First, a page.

Bell’s palsy is a temporary facial paralysis often due to damage or trauma to facial nerves. Symptoms may include twitching, weakness, drooping eyelid or corner of the mouth, drooling, and dry eye or mouth.
The causes of this condition are not known but we think it may be due to a viral infection that can cause swelling around the facial nerves. Risk factors for Bell’s palsy include diabetes, pregnancy and Lyme disease. Bell’s palsy disease usually occurs suddenly, affecting one side of the face.In many cases, the paralysis will go away on their own within a few weeks. Steroids may be prescribed to reduce inflammation and swelling. Generally, the prognosis for Bell’s palsy is good. Symptoms usually dissipate within 2 weeks of onset and full recovery occurs within 3 to 6 months. Bell’s palsy may appear similar to a stroke but no other neurological signs are present.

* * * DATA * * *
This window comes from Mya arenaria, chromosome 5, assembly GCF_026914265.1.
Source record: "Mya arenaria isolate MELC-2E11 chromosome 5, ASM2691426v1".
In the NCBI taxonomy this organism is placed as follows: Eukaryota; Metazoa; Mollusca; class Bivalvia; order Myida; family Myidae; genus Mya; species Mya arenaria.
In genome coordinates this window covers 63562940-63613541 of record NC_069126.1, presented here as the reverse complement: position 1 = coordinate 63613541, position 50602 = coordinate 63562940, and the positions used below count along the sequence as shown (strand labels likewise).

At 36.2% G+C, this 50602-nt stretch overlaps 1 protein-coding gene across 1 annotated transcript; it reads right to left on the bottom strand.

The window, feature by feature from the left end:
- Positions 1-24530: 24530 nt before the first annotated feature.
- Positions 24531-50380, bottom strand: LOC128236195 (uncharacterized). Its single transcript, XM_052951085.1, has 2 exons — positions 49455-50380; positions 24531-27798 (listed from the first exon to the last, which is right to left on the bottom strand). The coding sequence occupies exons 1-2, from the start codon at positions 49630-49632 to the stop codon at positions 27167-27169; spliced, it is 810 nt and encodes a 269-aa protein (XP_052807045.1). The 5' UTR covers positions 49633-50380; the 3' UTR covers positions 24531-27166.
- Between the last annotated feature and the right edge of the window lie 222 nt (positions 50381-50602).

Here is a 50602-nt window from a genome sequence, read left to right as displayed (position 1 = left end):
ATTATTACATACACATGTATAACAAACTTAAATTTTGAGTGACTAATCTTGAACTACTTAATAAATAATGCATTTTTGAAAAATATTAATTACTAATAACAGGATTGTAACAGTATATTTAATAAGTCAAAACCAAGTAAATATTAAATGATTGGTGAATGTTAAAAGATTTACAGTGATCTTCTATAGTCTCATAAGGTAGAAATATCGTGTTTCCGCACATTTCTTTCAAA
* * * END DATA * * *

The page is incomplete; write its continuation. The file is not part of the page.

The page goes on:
Bell’s Palsy Affect Eyes
It is very difficult, most like impossible to blink on the affected side of the face where the paralysis occured. The lower eyelid of the affected may become droopy as well as the lips. The person has no control on their muscles function on the affected side.
By not being able to blink or close your eyelids, people with Bell’s palsy suffer from dry eye syndrome. Blinking is so important to contribute to lubrication of the eyes.
Bell’s Palsy Treatment vs Dry Eyes
As we know know, Bell’s Palsy paralysis can have a serious impact on eye health since it can lead to a very severe dry eye syndrome. To overcome that problem, you will need to use ocular lubricants and eye ointments (NO PRESERVATIVES). You can also shield your affected eye with an eyelid patch or a moisture retention eyeshield mask. Use moisture retention patches during the day and especially at night while sleeping. If you do not take care of your dry eye problem, even if you recover from the disease, you may be have permanent consequences such as corneal ulceration and scarring of the ocular surface.